Examples of a Workplace Bullying Statute

Workplace bullies can be bosses or co-workers.

Workplace bullies can be bosses or co-workers.

If you've been bullied at your job, you're not alone. A 2012 summary of two decades of bullying research found that 95 percent of all employees during a five-year period witnessed bullying in their workplaces. Typical workplace bullying behaviors include: verbal insults, personal jokes, excessive workloads, withholding crucial information, harsh criticism of one's work, social ostracism, threats and aggressive actions. The good news is that some state legislatures are considering passing anti-bullying laws protecting workers.

Background

Unlike Canada, Australia and nine European countries, the United States does not have any national workplace anti-bullying statutes as of 2013. The U.S. federal and state employment discrimination laws typically only apply if you are being bullied specifically because of your gender, race, disability, ethnicity, religion or membership in some other protected group. For example, a white female employee being bullied by a white female boss might receive no protection under the federal anti-discrimination laws unless she is being bullied because of her disability or religion. Federal and state workplace violence laws apply primarily to threats of violence and actual physical attacks, leaving out nonviolent workplace bullying.

The Healthy Workplace Bill

As of 2013, the only existing U.S. anti-bullying statutes are those enacted by state and local lawmakers to protect schoolchildren. An anti-bullying organization, the Healthy Workplace Campaign, is currently leading efforts to introduce bills in Congress and the state legislatures that would protect employees from workplace bullying. The Healthy Workplace Campaign has privately provided state legislators with a sample workplace anti-bullying law, the "Healthy Workplace Bill." Some state legislatures have posted proposed workplace anti-bullying laws on their websites for public review, which appear to be based on the original Healthy Workplace Bill.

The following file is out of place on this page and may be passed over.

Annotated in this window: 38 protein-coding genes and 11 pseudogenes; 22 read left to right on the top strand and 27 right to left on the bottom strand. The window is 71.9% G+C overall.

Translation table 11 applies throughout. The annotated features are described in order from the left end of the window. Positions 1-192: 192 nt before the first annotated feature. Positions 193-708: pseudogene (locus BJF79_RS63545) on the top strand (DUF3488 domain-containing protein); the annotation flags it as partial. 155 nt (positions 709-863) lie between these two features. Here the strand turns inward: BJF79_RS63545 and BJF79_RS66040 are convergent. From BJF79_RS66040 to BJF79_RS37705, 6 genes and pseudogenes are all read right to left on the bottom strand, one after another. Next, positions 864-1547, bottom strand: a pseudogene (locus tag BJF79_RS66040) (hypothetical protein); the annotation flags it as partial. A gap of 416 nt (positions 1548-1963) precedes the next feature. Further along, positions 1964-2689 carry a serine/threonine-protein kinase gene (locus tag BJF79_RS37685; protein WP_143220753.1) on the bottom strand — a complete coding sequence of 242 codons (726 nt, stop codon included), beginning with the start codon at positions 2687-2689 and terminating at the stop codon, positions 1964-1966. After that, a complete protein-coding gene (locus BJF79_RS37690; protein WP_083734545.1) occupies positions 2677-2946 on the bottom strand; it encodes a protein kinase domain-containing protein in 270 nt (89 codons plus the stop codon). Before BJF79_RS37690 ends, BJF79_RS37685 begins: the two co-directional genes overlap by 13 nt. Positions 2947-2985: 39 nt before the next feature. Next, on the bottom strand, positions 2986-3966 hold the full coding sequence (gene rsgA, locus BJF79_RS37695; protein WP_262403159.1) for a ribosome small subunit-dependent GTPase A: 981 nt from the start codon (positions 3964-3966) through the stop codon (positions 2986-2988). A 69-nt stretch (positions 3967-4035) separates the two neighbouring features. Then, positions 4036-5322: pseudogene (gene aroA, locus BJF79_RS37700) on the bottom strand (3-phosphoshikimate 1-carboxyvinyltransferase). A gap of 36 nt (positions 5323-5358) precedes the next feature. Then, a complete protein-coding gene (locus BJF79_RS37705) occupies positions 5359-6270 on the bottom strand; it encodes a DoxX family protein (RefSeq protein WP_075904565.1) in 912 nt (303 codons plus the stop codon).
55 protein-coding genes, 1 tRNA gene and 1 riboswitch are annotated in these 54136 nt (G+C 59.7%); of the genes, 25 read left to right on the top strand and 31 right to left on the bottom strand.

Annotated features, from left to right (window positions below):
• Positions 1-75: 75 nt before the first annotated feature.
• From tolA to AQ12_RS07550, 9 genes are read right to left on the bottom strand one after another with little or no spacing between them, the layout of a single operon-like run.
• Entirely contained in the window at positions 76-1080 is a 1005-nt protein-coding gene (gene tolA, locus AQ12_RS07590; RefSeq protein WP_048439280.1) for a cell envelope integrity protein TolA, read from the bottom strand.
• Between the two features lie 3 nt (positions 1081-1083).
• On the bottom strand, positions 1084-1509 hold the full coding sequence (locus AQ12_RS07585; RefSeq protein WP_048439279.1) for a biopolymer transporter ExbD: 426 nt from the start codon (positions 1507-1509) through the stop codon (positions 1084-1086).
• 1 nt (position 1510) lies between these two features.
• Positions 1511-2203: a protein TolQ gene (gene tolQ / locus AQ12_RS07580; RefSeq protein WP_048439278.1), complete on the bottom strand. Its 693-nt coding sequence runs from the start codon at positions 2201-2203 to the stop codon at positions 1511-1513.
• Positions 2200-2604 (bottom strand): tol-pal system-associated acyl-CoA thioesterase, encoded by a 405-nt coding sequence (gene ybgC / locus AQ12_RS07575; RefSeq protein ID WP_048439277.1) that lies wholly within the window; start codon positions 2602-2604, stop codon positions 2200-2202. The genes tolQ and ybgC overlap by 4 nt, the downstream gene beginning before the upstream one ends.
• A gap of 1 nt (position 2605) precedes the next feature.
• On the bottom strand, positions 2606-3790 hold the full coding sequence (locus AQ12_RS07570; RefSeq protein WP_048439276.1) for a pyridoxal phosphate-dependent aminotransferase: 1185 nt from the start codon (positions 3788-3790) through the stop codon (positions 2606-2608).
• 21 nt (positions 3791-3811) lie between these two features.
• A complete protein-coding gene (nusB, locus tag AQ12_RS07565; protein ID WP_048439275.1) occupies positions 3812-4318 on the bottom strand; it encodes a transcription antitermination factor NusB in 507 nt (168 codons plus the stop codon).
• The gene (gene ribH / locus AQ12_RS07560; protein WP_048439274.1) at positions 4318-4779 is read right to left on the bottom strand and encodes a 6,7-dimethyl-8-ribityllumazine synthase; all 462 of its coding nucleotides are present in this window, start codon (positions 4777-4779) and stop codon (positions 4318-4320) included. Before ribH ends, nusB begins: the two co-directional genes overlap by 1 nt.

State Efforts

Examples of draft workplace anti-bullying laws include the 2011 New York Senate Bill No. S4289, the 2012 New Jersey Senate Bill No. 333, and the 2013 Massachusetts House Bill No.1766. While each bill has somewhat different language, they all contain a section outlining the negative effects that workplace bullying has on employees' health, including causing depressions, gastrointestinal illnesses and cardiovascular disease. The bills then discuss the economic damage caused by bullying, such as higher employee turnover and absenteeism rates, and increases in workers' compensation claims. Additional sections in the bills provide legal definitions of terms such as "abusive work environment," and make employers legally responsible for bullying in their organizations. The last sections in the bills allow employees to sue employers who have permitted bullying.

Future

Between 2003 and 2013, 25 state legislatures reviewed workplace anti-bullying bills, but as of 2013, none of these bills have been enacted into law. If you are concerned about bullying in your workplace, you can contact your state legislature and urge passage of a workplace anti-bullying law. You can ask your employer to include anti-bullying language within your organization's workplace violence policy. You can also suggest inclusion of anti-bullying policies within your organization's employee handbooks. You may educate your co-workers on workplace bullying by providing them with resource material on the subject.

 

About the Author

Robin Elizabeth Margolis is a freelance writer in the Washington, D.C., area. She has been writing about health care, science, nutrition, fitness and law since 1988, and served as the editor of a health law newsletter. Margolis holds a bachelor of arts degree in biology, a master's degree in counseling and a paralegal certificate.

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